I sit a few seats along from AKUTR’s regular contributor Simon Dorset. In fact we used to sit next to each - but following Bolton’s last-minute equaliser a couple of seasons ago, when I ‘accidentally’ punched him on the shoulder, I am now exiled to an ‘out of reach’ seat further down. I read with interest Simon’s account of his trip to a rugby match at Twickenham, where he seemed to have had great fun but declared it not quite like going to QPR... probably due to the lack of inherent violence from the people he went with.
Recently, I sat out the trip to Barnsley - and instead got up early the following day to go to my first-ever cricket match. How would I rate this novel sporting experience? As background to this event, I should add that my father was Welsh - very Welsh. He watched and played rugby, tolerated football but despised cricket, which he described as “a game played and watched by over-privileged, upper class Englishmen” - ‘Englishmen’ being the swear word in that sentence. Dad liked sport, so when we didn’t go to London Welsh for the rugby, he would take me to see our local football team, QPR, with whom I fell in love from an early age.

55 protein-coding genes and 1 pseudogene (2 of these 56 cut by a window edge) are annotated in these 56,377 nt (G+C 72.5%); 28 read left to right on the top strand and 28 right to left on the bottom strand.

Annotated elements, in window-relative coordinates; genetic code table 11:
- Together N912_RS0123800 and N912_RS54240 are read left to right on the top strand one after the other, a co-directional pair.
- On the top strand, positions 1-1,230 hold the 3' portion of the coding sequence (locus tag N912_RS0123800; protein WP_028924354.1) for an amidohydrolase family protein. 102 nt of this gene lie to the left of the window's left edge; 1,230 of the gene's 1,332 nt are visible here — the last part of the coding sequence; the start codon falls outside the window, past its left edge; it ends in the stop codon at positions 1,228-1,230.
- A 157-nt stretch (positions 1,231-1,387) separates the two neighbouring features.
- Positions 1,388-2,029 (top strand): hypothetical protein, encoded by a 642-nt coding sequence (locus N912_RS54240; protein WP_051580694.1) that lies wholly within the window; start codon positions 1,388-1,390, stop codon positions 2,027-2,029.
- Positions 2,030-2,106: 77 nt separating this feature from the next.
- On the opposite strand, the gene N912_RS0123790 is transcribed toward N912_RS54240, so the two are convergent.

Cricket was never spoken of in our house and even when we got a TV we never watched the Test Match coverage on BBC2. So with little interest but more a desire to get a tick on my bucket list, I accepted the offer of a free ticket to the One Day International versus the West Indies at the Oval. I duly did my homework. I watched the previous ODI at Bristol, working out that the star man who wore his face upside down, Moeen Ali, really could hit the ball - and the other star, a guy with red hair, called Ben Stokes, had just been accused of hitting out and would not now be gracing the Oval that afternoon.